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VENICE AND THE GHETTO At “La Fenice” Theatre for the Great Symphony

la feniceBy Ada Treves*

The theater “La Fenice” is a central institution of Venice recent history, and it is also an important place for everyone who loves music, a place with a highly symbolic name. The images of the fire that, twenty years ago, made people believe that one of the most beautiful theaters of the world was lost forever, and the story of its rebirth from its own ashes can be compared to the rediscovery and the new fame that the Ghetto is experiencing, thanks to the five hundredth anniversary of its establishment.

“We are very proud of having been chosen for the inauguration of the celebrations, this is going to be an unmissable event and we have decided to support it without any hesitation”, says Fortunato Ortombrina, artistic director of the theater. With self-confidence, he adds that this is not just a celebration which has to do with Venice and its Ghetto, it has a wider significance: “We are dealing with the history of civilization and humanity, with facts that go beyond any boundaries”, he claims. “La Fenice” has been dedicating a special night to the International Holocaust Remembrance Day for ages, a concert whose program is carefully researched every year “but for this special occasion we have considered many different possibilities, it seemed clear to us that we had to do something different, we had to broaden our vision. We chose something universal, director Wellber and me have considered many options, but in the end we inevitably selected the Symphony in D major by Gustav Mahler, which not only celebrates our connection with nature, it also incorporates popular sounds that bring to our mind the idea of a great Europe”.

This is almost a wish and a hope, which Mr. Ortombrina expresses together with Omer Meir Wellber, the young Israeli conductor who has established an excellent professional relationship with “La Fenice” orchestra in the last eight years. “I found him in Bassano del Grappa,” says the artistic director. “He was there so as to conduct the Aida. After a gradual induction into the world of the theater, he confirmed my first impressions: he is curious, active, lively, he is very good at captivating his colleagues and at working with them as a team”.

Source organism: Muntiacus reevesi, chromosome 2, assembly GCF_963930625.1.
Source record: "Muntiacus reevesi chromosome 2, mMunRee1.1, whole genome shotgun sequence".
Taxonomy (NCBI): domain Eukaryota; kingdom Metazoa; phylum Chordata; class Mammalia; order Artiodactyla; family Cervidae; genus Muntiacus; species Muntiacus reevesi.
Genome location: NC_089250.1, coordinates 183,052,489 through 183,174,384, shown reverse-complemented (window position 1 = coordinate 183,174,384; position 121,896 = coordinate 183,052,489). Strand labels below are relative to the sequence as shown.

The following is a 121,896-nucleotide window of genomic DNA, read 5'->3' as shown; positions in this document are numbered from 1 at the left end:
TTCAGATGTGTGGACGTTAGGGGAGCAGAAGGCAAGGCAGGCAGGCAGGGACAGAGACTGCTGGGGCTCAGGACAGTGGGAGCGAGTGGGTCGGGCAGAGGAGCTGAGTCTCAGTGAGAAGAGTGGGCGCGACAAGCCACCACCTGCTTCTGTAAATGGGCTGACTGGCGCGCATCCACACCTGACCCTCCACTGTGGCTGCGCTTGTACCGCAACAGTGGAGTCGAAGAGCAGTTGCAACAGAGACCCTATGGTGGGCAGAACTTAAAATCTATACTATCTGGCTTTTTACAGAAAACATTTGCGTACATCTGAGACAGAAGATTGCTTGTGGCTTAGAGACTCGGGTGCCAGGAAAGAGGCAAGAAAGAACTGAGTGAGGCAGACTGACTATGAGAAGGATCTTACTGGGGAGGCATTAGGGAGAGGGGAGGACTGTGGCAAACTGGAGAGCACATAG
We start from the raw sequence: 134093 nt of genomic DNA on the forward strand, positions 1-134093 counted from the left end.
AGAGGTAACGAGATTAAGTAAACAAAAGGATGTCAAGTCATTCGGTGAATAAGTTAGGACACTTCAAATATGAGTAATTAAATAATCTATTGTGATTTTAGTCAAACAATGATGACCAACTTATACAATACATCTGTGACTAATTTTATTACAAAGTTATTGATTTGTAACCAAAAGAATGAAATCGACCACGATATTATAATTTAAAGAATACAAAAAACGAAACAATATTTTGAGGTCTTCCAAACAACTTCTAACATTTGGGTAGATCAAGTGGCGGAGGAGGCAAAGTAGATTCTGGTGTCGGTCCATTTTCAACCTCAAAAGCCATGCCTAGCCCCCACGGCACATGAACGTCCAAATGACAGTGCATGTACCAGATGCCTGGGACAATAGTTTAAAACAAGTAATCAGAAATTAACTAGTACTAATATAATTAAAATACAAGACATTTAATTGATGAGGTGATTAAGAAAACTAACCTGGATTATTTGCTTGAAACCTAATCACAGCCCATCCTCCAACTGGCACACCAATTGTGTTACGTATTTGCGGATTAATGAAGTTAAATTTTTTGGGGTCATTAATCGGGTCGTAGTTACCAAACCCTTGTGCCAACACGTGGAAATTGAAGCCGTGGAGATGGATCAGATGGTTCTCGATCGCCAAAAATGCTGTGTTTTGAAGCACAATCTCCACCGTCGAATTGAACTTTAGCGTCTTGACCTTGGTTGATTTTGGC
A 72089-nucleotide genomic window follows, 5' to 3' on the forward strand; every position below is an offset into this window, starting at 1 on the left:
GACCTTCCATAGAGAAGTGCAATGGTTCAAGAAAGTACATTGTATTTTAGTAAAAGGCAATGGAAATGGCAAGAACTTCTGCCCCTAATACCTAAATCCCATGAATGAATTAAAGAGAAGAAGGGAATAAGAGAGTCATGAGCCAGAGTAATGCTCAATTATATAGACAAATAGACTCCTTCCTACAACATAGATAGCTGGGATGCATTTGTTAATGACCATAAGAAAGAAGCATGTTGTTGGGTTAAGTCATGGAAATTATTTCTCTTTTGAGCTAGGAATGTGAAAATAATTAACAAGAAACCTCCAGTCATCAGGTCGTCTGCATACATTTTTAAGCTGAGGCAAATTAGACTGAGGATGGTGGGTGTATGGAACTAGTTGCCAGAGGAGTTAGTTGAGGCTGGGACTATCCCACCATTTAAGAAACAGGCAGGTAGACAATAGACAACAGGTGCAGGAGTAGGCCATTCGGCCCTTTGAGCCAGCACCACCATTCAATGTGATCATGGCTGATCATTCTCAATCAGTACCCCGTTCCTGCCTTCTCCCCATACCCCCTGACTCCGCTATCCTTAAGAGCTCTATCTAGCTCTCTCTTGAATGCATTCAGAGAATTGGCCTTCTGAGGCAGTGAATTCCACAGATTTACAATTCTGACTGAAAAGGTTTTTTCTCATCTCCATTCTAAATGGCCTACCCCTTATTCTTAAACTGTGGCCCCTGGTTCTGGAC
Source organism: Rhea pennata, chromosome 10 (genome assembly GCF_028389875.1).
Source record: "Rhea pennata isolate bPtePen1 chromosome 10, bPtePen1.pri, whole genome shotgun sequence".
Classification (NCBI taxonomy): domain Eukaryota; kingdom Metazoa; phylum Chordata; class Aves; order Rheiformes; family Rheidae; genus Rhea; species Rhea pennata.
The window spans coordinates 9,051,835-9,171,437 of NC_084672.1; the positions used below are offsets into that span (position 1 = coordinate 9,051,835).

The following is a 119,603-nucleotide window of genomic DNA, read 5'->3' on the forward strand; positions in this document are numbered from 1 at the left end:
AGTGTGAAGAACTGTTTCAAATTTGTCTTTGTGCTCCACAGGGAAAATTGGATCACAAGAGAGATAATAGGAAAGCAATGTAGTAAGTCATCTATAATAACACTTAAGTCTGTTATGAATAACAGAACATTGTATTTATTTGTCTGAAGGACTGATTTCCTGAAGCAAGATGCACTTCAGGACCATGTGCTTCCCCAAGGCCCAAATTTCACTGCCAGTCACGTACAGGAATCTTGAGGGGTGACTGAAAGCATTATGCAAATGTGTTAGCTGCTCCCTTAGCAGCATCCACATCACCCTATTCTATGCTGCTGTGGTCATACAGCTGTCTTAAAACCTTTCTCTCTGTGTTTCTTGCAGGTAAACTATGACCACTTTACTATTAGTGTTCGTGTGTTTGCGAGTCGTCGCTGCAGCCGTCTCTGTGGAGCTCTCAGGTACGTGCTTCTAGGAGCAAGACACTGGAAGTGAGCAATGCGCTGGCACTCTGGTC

We can find the same enthusiasm in Wellber’s words, whose knowledge of Italian shows that he is completely familiar with our environment: “Here at La Fenice they were very welcoming. I have spent eight years in Italy, but the proposal of working here in Venice made me feel like a kid who is going to Disneyland for the first time. Clearly, living here is not easy, time stretches and everything is more complicated, but at the same time there are silver linings, as it always happens”.

Wellber is really pleased with his orchestra, one of the best ones in Italy according to him; he is considered one of the most talented young conductors of his generation, having been Daniel Baremboim’s assistant both at Berliner Staatsoper Unter der Linden and at La Scala in Milan. “Living here makes things more difficult, moving is much more complicated, and music and the orchestra are conditioned by our life-style. Here, musicians are used to a dilated time, they are more patient, they leave more time to listening and to atmosphere. They adapt themselves to their everyday life”.